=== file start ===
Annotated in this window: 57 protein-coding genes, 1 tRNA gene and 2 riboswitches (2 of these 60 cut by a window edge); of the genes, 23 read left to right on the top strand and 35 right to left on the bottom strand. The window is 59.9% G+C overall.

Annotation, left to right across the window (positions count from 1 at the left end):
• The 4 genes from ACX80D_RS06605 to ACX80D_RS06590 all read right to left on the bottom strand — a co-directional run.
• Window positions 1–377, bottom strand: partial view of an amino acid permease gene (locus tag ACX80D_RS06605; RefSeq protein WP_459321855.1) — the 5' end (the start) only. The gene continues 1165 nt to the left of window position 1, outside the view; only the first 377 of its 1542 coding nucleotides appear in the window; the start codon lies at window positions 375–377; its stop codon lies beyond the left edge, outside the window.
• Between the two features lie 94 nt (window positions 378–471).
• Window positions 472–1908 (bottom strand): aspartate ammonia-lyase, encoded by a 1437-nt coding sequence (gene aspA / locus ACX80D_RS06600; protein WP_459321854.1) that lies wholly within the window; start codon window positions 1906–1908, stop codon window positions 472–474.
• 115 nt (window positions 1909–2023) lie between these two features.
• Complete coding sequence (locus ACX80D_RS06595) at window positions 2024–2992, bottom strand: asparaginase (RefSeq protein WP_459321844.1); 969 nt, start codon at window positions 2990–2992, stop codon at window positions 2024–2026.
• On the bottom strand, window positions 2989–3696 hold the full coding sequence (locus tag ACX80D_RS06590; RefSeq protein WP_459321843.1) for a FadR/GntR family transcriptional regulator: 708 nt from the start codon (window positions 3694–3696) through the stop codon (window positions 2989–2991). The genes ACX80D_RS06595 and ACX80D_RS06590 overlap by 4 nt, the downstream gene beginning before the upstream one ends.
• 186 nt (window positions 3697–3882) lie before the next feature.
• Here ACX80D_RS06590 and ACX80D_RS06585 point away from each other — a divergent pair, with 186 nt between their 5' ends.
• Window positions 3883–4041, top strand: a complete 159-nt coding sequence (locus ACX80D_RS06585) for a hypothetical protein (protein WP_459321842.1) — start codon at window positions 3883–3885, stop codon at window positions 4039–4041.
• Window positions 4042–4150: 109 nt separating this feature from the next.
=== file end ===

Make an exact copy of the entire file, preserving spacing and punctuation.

Annotated in this window: 57 protein-coding genes, 1 tRNA gene and 2 riboswitches (2 of these 60 cut by a window edge); of the genes, 23 read left to right on the top strand and 35 right to left on the bottom strand. The window is 59.9% G+C overall.

Annotation, left to right across the window (positions count from 1 at the left end):
• The 4 genes from ACX80D_RS06605 to ACX80D_RS06590 all read right to left on the bottom strand — a co-directional run.
• Window positions 1–377, bottom strand: partial view of an amino acid permease gene (locus tag ACX80D_RS06605; RefSeq protein WP_459321855.1) — the 5' end (the start) only. The gene continues 1165 nt to the left of window position 1, outside the view; only the first 377 of its 1542 coding nucleotides appear in the window; the start codon lies at window positions 375–377; its stop codon lies beyond the left edge, outside the window.
• Between the two features lie 94 nt (window positions 378–471).
• Window positions 472–1908 (bottom strand): aspartate ammonia-lyase, encoded by a 1437-nt coding sequence (gene aspA / locus ACX80D_RS06600; protein WP_459321854.1) that lies wholly within the window; start codon window positions 1906–1908, stop codon window positions 472–474.
• 115 nt (window positions 1909–2023) lie between these two features.
• Complete coding sequence (locus ACX80D_RS06595) at window positions 2024–2992, bottom strand: asparaginase (RefSeq protein WP_459321844.1); 969 nt, start codon at window positions 2990–2992, stop codon at window positions 2024–2026.
• On the bottom strand, window positions 2989–3696 hold the full coding sequence (locus tag ACX80D_RS06590; RefSeq protein WP_459321843.1) for a FadR/GntR family transcriptional regulator: 708 nt from the start codon (window positions 3694–3696) through the stop codon (window positions 2989–2991). The genes ACX80D_RS06595 and ACX80D_RS06590 overlap by 4 nt, the downstream gene beginning before the upstream one ends.
• 186 nt (window positions 3697–3882) lie before the next feature.
• Here ACX80D_RS06590 and ACX80D_RS06585 point away from each other — a divergent pair, with 186 nt between their 5' ends.
• Window positions 3883–4041, top strand: a complete 159-nt coding sequence (locus ACX80D_RS06585) for a hypothetical protein (protein WP_459321842.1) — start codon at window positions 3883–3885, stop codon at window positions 4039–4041.
• Window positions 4042–4150: 109 nt separating this feature from the next.